A Priceless Ignoramus.

Jim Holt’s NYRB review (July 19, 2018) of Lives of the Eminent Philosophers by Diogenes Laertius, translated by Pamela Mensch, starts off in Holt’s usual lively fashion:

Poor Diogenes Laertius. He gets no respect. A “perfect ass”—“asinus germanus”—one nineteenth-century scholar called him. “Dim-witted,” said Nietzsche. An “ignoramus,” declared the twentieth-century classicist Werner Jaeger. In his lyric moods he wrote “perhaps the worst verses ever published,” an anthologist pronounced. And he had “no talent for philosophical exposition,” declares The Oxford Companion to Philosophy.

Then why waste time on him? For this excellent reason: Diogenes Laertius compiled the sole extant work from antiquity that gives anything like a comprehensive picture of Greek and Hellenistic philosophy. He may have been a flaming mediocrity. He may have been credulous and intellectually shallow. He may have produced a scissors-and-paste job cribbed from other ancient sources. But those other sources are lost, which makes what Diogenes Laertius left behind, to quote the Routledge Encyclopedia of Philosophy, “truly priceless.” Eighty percent of success is showing up, Woody Allen supposedly said. Well, Lives of the Eminent Philosophers showed up. And by dint of that, its author has become what Nietzsche called “the night watchman of the history of Greek philosophy: no one can enter into it unless he has given him the key.”

What made this fellow so lucky? It’s not hard to explain why certain works survive. We still have Plato’s dialogues because they were diligently preserved by the Academy. Aristotle too founded a school, and his treatises were widely copied and studied. (Still, the nineteen or so dialogues Aristotle composed—esteemed for their literary quality by Cicero as “a river of flowing gold”—were somehow mislaid by Western civilization.) But Diogenes Laertius didn’t have a school, as far as anyone knows. In fact, almost nothing is known about the man. Even his slightly absurd Greco-Roman name is a puzzle—was “Laertius” some kind of nickname? Judging from the historical references in Lives (which stop just short of the Neoplatonists), he probably lived early in the third century CE. There is a hint in his text that he might have been a native of the eastern city of Nicea. Beyond that he is a cipher. That his work should endure, when the vast majority of the philosophical writings he drew on perished, may simply have been a “quirk of fate”—so guesses James Miller, the editor of this welcome new translation.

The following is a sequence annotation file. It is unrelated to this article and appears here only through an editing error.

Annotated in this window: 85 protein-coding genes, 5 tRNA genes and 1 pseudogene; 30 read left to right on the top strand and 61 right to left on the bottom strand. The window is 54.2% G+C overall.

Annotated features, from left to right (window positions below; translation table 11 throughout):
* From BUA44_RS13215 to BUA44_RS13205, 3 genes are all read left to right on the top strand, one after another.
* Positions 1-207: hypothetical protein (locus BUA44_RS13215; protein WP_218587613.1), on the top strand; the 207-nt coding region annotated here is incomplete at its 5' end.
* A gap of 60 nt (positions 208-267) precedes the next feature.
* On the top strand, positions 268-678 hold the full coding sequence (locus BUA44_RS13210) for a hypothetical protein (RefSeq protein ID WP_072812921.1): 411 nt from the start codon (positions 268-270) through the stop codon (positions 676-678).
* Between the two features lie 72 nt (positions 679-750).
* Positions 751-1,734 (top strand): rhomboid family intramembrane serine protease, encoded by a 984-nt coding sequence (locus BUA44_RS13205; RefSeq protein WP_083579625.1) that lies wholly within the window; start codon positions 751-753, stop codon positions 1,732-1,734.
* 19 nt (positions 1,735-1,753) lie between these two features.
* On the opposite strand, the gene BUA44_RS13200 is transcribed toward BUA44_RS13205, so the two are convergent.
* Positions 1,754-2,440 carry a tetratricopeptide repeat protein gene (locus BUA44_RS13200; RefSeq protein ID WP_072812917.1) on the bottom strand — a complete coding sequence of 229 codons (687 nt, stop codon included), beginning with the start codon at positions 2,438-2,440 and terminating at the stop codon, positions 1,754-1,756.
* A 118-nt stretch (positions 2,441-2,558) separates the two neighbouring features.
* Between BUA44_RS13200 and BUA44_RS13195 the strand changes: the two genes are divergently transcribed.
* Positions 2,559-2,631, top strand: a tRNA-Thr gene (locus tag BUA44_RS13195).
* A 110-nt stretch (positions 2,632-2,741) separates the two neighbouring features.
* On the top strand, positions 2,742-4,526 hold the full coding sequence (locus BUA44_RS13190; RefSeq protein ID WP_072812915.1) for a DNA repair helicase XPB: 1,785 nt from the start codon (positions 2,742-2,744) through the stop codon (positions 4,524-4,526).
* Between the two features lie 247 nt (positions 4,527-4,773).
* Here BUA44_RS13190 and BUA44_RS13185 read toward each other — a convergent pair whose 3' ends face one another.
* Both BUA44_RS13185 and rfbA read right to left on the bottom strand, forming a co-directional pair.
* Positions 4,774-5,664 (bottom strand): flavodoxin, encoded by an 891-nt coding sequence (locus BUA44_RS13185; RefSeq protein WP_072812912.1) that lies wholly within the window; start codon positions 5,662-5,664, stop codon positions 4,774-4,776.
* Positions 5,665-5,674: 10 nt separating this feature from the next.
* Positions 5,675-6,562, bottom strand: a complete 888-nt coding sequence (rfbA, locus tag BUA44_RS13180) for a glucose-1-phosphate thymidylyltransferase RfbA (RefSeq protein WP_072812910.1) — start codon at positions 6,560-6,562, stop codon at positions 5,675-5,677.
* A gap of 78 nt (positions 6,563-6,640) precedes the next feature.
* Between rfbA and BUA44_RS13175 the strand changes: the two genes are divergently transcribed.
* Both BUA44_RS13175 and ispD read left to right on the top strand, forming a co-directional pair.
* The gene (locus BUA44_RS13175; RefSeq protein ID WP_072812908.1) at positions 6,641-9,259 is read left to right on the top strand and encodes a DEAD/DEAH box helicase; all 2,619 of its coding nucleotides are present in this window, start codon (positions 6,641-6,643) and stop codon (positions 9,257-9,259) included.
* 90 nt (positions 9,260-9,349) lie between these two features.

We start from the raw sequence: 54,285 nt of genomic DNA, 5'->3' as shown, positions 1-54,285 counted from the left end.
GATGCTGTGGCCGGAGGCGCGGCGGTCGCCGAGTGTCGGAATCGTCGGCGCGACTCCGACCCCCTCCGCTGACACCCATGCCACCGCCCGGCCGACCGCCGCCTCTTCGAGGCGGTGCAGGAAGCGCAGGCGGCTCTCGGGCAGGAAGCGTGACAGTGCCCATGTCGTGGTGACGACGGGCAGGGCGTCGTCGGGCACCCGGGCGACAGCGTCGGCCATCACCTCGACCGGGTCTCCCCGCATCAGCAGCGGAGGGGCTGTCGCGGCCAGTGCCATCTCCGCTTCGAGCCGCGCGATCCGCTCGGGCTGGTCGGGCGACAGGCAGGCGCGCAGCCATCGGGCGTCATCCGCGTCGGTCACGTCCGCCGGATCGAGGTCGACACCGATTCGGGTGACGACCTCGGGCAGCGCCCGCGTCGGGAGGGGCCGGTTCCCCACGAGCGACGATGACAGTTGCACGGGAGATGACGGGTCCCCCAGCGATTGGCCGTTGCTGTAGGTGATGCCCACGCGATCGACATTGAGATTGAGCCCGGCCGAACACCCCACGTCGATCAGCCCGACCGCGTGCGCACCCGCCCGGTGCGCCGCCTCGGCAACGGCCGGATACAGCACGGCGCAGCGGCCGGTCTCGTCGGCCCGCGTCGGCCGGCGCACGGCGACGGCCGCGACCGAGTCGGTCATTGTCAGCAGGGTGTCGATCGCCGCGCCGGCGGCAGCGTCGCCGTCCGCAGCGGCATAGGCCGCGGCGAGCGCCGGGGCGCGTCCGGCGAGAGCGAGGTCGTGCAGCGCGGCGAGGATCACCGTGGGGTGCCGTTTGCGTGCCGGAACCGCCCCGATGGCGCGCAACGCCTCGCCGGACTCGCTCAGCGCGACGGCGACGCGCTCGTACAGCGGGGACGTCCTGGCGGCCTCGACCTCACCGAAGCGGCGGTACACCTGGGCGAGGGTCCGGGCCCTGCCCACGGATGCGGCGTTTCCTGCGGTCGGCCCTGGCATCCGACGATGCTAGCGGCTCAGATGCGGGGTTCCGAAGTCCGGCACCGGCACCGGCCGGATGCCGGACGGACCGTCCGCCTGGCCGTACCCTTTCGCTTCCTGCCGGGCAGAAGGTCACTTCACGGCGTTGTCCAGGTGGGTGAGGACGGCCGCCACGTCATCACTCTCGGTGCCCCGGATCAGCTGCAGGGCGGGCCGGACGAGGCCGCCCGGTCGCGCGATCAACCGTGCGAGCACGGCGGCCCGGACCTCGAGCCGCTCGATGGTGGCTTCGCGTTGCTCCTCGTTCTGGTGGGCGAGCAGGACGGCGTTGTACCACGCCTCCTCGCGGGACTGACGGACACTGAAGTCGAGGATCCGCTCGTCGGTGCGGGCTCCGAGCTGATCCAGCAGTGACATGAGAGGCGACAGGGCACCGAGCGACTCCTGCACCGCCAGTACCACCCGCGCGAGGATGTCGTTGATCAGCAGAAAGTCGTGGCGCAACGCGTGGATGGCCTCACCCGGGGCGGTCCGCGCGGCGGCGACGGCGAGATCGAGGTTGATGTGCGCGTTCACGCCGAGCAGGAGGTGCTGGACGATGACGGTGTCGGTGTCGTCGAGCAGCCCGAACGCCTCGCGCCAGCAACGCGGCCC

I don’t remember noticing the Greco-Roman nature of his name before. [That’s because it’s not Greco-Roman; Λαέρτιος is perfectly good Greek. See comments below.] And here’s a great passage from later in the review:

An especially complete portrait is given of Diogenes of Sinope, the most prominent of the Cynics. And this is not the only Diogenes in play. There is also an entry for the less famous Diogenes of Apollonia, whom Diogenes Laertius, in an embarrassment of Diogeneses, manages to confuse with Diogenes of Smyrna. (It should be noted that Diogenes Laertius lived five or six centuries later than the multiple Diogeneses he writes about.)

Shades of Malkovich Malkovich Malkovich


  1. Answer to the question why his work survived is pretty obvious.

    Medieval readers simply didn’t have access to the entire body of Greek philosophy, so they needed a useful digest on the subject, comprehensive, but short.

    Diogenes delivered exactly that.

  2. Probably another good place for JC to mention his masterpiece vs. classic distinction.

  3. Is his name Greco-Roman? Looks Greek to me (unless you count the Romanized -us of course).

  4. Trond Engen says

    Diogenesis n. is the process that describes chronological and biographical changes in dead philosophers caused by increasing compression as they get buried in tradition. In the early stages, this transformation of philosophers into history of philosophy (historification) is accompanied simply by a reduction in numbers, while its component ideas remains unaltered.

  5. Greek -os endings are Romanised to -us in English (at least). Greek -es endings aren’t. Hence Aeschylus, Sophocles, Euripides, Diogenes Laertius.

  6. Good point; Λαέρτιος is perfectly good Greek. I shouldn’t have listened to Holt.

  7. Roberto Batisti says

    Yes, it’s perfectly good Greek: Diogénēs Laértios.

    It has been thought that it was a pseudonym, punning on the first half of the Homeric formulaic address diogenès Laertiádē, polumḗkhan’ Odysseû “o Zeus-born son of Laertes, much-resourceful Odysseus”.

    (Note, by the way, the difference in accent between the adjective diogenḗs and the proper name Diogénēs.)

    However, he could also have been a native of one of several towns named Laerte. In that case, Laértios would be an ethnic, not a patronymic.

Speak Your Mind